Let’s be encouraged by these verses of today’s second reading:
“At the favourable time, I have listened to you:
on the day of salvation I come to your help.
Well, now is the favourable time;
this is the day of salvation”
2 Corinthians 5
Today when I think of Ash Wednesday, recent tragedies in our Australasian part of the world come to mind: the Whakaari / White Island eruption and the Australian bush fires. So much devastation and suffering caused by fire and ash.
Since this time last year every one of us will have suffered tragedy of some kind; perhaps the loss of one we love, the breakdown of relationship, family and work tensions, or financial or health hardship.
These sufferings can threaten to overwhelm us, draining our energy and sapping our joy.
I’m grateful that the church offers us Lent as a hope-filled time. Even the word LENT comes from the old English word meaning “spring-time,” and we know our joy at the sight of a green shoot of new growth after a long hard winter.
Perhaps our problem is that we become attached to the winter branch, the ash-covered soil, the attachments that we grasp at every day in a futile escape from the realities that present themselves?
Take a moment to be inspired by Pope Francis’ homily for Ash Wednesday last year:
“Today we have been offered a sign that will help us find our direction: the head marked by ash. It is a sign that causes us to consider what occupies our mind. Our thoughts often focus on transient things, which come and go. The small mark of ash, which we will receive, is a subtle yet real reminder that of the many things occupying our thoughts, that we chase after and worry about every day, nothing will remain. No matter how hard we work, we will take no wealth with us from this life. Earthly realities fade away like dust in the wind. Possessions are temporary, power passes, success wanes. The culture of appearance prevalent today, which persuades us to live for passing things, is a great deception. It is like a blaze: once ended, only ash remains. Lent is the time to free ourselves from the illusion of chasing after dust. Lent is for rediscovering that we are created for the inextinguishable flame, not for ashes that immediately disappear; for God, not for the world; for the eternity of heaven, not for earthly deceit; for the freedom of the children of God, not for slavery to things. We should ask ourselves today: Where do I stand? Do I live for fire or for ash?”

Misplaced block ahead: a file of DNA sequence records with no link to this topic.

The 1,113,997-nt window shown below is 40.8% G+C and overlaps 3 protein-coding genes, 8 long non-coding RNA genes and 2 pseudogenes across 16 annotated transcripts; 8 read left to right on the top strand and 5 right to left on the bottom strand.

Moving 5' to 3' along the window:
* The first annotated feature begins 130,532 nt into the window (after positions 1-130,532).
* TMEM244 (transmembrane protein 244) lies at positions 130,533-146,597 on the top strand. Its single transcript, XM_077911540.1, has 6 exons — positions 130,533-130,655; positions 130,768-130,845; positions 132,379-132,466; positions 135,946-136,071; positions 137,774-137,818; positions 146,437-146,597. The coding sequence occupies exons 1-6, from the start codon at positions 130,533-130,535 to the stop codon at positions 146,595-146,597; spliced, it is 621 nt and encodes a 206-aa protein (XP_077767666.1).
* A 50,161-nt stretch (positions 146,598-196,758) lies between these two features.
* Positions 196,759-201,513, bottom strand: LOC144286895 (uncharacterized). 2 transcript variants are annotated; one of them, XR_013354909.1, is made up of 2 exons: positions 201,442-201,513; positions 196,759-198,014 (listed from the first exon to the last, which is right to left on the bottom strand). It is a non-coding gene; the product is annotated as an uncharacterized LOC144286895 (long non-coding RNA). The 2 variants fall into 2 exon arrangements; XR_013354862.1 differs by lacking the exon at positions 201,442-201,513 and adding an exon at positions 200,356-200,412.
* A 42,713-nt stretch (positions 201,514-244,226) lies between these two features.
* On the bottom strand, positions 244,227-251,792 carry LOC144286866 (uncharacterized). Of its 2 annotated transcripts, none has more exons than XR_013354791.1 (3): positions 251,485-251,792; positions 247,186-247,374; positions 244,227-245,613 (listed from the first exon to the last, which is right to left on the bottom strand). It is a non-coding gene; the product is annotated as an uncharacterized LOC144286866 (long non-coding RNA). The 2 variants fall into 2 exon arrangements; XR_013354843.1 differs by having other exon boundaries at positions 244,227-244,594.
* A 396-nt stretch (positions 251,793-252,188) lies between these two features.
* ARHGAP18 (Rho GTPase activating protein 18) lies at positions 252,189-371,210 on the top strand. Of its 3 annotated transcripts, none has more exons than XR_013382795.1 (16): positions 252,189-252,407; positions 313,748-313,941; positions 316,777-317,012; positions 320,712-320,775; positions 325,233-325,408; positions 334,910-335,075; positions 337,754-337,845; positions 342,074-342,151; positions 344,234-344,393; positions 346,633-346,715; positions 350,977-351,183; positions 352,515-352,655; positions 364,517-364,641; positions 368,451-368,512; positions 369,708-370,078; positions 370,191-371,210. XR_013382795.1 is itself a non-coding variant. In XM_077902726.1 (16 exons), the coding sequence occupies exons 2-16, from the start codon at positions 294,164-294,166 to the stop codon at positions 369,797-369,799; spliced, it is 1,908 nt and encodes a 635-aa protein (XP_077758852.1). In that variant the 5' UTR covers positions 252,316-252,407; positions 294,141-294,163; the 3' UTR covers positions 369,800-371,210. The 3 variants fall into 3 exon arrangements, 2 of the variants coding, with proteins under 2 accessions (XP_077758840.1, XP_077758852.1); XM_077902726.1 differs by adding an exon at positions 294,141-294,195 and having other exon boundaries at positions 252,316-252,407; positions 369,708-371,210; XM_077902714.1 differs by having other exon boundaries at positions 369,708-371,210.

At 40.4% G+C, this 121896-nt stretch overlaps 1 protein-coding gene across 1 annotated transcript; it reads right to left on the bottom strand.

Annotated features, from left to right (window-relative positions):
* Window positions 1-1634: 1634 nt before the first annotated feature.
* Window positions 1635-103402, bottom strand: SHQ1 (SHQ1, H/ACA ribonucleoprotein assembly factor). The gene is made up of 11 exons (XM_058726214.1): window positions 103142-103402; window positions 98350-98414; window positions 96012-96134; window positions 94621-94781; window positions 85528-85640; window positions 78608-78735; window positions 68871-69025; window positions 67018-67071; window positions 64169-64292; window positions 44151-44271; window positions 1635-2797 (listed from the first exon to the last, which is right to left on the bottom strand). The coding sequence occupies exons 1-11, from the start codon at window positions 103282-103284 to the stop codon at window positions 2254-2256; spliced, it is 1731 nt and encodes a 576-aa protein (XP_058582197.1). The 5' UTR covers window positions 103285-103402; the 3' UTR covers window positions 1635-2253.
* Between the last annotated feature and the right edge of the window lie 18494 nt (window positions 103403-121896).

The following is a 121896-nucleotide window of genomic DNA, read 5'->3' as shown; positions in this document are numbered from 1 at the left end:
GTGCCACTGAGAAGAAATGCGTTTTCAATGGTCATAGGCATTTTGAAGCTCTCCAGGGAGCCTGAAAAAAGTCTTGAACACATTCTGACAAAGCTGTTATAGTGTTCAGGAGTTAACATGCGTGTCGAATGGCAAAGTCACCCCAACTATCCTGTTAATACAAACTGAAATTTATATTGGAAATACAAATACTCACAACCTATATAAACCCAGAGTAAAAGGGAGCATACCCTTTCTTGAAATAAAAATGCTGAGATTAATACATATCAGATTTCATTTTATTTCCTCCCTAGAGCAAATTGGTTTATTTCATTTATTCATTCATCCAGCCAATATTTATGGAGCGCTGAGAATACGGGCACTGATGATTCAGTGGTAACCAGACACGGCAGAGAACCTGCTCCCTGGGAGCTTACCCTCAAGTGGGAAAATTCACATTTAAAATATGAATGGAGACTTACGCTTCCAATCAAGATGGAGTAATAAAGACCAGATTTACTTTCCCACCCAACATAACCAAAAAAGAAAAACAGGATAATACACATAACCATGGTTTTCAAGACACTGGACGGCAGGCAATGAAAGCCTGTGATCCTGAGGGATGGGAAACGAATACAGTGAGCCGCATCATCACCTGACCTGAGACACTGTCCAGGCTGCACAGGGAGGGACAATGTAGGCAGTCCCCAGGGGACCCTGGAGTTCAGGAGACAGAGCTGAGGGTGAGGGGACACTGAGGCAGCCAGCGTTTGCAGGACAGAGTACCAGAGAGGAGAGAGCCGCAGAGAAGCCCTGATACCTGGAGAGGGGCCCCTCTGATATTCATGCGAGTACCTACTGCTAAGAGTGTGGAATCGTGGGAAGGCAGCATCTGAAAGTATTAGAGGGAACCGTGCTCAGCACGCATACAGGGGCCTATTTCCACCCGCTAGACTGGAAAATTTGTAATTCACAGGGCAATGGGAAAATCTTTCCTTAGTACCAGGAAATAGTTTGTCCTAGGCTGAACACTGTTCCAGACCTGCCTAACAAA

- Invite the Holy Spirit to reveal to you the grace for which you need to pray this Lent.